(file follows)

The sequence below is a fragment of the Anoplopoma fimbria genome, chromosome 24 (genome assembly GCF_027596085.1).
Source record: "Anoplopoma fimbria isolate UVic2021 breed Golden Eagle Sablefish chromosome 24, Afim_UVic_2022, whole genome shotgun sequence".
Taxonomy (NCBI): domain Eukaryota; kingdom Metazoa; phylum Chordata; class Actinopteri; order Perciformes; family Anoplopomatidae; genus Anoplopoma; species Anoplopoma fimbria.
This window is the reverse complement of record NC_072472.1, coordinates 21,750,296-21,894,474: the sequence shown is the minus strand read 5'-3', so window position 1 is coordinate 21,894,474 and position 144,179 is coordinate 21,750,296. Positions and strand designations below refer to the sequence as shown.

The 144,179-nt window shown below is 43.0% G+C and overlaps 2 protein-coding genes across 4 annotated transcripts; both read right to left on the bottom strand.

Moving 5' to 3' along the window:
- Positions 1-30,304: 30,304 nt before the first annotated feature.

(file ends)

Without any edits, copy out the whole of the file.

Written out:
The sequence below is a fragment of the Anoplopoma fimbria genome, chromosome 24 (genome assembly GCF_027596085.1).
Source record: "Anoplopoma fimbria isolate UVic2021 breed Golden Eagle Sablefish chromosome 24, Afim_UVic_2022, whole genome shotgun sequence".
Taxonomy (NCBI): domain Eukaryota; kingdom Metazoa; phylum Chordata; class Actinopteri; order Perciformes; family Anoplopomatidae; genus Anoplopoma; species Anoplopoma fimbria.
This window is the reverse complement of record NC_072472.1, coordinates 21,750,296-21,894,474: the sequence shown is the minus strand read 5'-3', so window position 1 is coordinate 21,894,474 and position 144,179 is coordinate 21,750,296. Positions and strand designations below refer to the sequence as shown.

The 144,179-nt window shown below is 43.0% G+C and overlaps 2 protein-coding genes across 4 annotated transcripts; both read right to left on the bottom strand.

Moving 5' to 3' along the window:
- Positions 1-30,304: 30,304 nt before the first annotated feature.